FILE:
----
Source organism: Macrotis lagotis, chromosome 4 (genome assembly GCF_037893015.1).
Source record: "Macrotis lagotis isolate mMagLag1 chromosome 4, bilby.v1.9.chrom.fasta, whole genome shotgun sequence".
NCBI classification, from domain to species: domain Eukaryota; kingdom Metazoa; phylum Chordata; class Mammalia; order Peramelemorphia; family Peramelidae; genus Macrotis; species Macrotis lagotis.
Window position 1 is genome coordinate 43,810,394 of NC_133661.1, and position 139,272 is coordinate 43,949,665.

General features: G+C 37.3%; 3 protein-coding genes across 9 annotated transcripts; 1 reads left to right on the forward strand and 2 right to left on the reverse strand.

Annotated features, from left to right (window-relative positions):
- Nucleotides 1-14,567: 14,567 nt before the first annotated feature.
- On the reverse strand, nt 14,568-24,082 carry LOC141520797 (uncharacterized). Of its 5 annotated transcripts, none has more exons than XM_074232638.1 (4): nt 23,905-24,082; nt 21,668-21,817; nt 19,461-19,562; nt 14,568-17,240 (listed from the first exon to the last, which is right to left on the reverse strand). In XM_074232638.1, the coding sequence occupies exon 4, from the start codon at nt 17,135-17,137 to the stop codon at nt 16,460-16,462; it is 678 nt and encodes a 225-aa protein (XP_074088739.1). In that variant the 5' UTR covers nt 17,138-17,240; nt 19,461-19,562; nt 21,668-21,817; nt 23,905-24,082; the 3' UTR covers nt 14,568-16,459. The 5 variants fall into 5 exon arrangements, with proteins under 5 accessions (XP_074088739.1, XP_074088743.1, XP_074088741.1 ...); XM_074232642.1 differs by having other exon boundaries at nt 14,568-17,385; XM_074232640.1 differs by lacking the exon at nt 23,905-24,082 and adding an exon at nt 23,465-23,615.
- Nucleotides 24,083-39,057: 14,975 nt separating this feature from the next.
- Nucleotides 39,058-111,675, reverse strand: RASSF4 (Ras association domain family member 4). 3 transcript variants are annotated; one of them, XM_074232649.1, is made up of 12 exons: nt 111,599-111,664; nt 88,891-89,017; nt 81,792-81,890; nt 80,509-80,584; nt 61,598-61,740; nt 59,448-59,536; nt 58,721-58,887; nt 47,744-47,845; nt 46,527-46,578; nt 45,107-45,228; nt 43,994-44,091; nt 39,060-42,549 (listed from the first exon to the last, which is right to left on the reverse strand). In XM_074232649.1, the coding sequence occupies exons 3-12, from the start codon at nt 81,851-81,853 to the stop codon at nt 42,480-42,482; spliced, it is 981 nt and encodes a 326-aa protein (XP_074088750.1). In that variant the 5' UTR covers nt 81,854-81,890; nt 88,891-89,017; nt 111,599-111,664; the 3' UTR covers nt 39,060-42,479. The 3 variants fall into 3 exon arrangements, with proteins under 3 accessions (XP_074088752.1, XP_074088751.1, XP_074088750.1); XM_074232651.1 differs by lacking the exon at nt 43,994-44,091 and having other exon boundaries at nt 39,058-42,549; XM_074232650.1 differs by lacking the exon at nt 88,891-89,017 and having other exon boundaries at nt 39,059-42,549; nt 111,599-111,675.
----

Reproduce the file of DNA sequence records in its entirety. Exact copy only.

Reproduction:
Source organism: Macrotis lagotis, chromosome 4 (genome assembly GCF_037893015.1).
Source record: "Macrotis lagotis isolate mMagLag1 chromosome 4, bilby.v1.9.chrom.fasta, whole genome shotgun sequence".
NCBI classification, from domain to species: domain Eukaryota; kingdom Metazoa; phylum Chordata; class Mammalia; order Peramelemorphia; family Peramelidae; genus Macrotis; species Macrotis lagotis.
Window position 1 is genome coordinate 43,810,394 of NC_133661.1, and position 139,272 is coordinate 43,949,665.

General features: G+C 37.3%; 3 protein-coding genes across 9 annotated transcripts; 1 reads left to right on the forward strand and 2 right to left on the reverse strand.

Annotated features, from left to right (window-relative positions):
- Nucleotides 1-14,567: 14,567 nt before the first annotated feature.
- On the reverse strand, nt 14,568-24,082 carry LOC141520797 (uncharacterized). Of its 5 annotated transcripts, none has more exons than XM_074232638.1 (4): nt 23,905-24,082; nt 21,668-21,817; nt 19,461-19,562; nt 14,568-17,240 (listed from the first exon to the last, which is right to left on the reverse strand). In XM_074232638.1, the coding sequence occupies exon 4, from the start codon at nt 17,135-17,137 to the stop codon at nt 16,460-16,462; it is 678 nt and encodes a 225-aa protein (XP_074088739.1). In that variant the 5' UTR covers nt 17,138-17,240; nt 19,461-19,562; nt 21,668-21,817; nt 23,905-24,082; the 3' UTR covers nt 14,568-16,459. The 5 variants fall into 5 exon arrangements, with proteins under 5 accessions (XP_074088739.1, XP_074088743.1, XP_074088741.1 ...); XM_074232642.1 differs by having other exon boundaries at nt 14,568-17,385; XM_074232640.1 differs by lacking the exon at nt 23,905-24,082 and adding an exon at nt 23,465-23,615.
- Nucleotides 24,083-39,057: 14,975 nt separating this feature from the next.
- Nucleotides 39,058-111,675, reverse strand: RASSF4 (Ras association domain family member 4). 3 transcript variants are annotated; one of them, XM_074232649.1, is made up of 12 exons: nt 111,599-111,664; nt 88,891-89,017; nt 81,792-81,890; nt 80,509-80,584; nt 61,598-61,740; nt 59,448-59,536; nt 58,721-58,887; nt 47,744-47,845; nt 46,527-46,578; nt 45,107-45,228; nt 43,994-44,091; nt 39,060-42,549 (listed from the first exon to the last, which is right to left on the reverse strand). In XM_074232649.1, the coding sequence occupies exons 3-12, from the start codon at nt 81,851-81,853 to the stop codon at nt 42,480-42,482; spliced, it is 981 nt and encodes a 326-aa protein (XP_074088750.1). In that variant the 5' UTR covers nt 81,854-81,890; nt 88,891-89,017; nt 111,599-111,664; the 3' UTR covers nt 39,060-42,479. The 3 variants fall into 3 exon arrangements, with proteins under 3 accessions (XP_074088752.1, XP_074088751.1, XP_074088750.1); XM_074232651.1 differs by lacking the exon at nt 43,994-44,091 and having other exon boundaries at nt 39,058-42,549; XM_074232650.1 differs by lacking the exon at nt 88,891-89,017 and having other exon boundaries at nt 39,059-42,549; nt 111,599-111,675.